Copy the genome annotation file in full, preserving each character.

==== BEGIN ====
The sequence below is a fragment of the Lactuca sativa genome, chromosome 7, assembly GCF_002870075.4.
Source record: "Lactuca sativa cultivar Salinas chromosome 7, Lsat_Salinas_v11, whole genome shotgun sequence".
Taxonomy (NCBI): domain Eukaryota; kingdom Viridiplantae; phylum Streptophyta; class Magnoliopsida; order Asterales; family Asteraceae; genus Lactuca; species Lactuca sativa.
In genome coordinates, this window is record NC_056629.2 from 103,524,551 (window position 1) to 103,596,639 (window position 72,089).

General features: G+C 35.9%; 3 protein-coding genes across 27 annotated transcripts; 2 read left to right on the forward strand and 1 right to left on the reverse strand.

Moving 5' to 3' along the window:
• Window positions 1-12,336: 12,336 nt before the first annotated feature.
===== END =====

The sequence below is a fragment of the Lactuca sativa genome, chromosome 7, assembly GCF_002870075.4.
Source record: "Lactuca sativa cultivar Salinas chromosome 7, Lsat_Salinas_v11, whole genome shotgun sequence".
Taxonomy (NCBI): domain Eukaryota; kingdom Viridiplantae; phylum Streptophyta; class Magnoliopsida; order Asterales; family Asteraceae; genus Lactuca; species Lactuca sativa.
In genome coordinates, this window is record NC_056629.2 from 103,524,551 (window position 1) to 103,596,639 (window position 72,089).

General features: G+C 35.9%; 3 protein-coding genes across 27 annotated transcripts; 2 read left to right on the forward strand and 1 right to left on the reverse strand.

Moving 5' to 3' along the window:
• Window positions 1-12,336: 12,336 nt before the first annotated feature.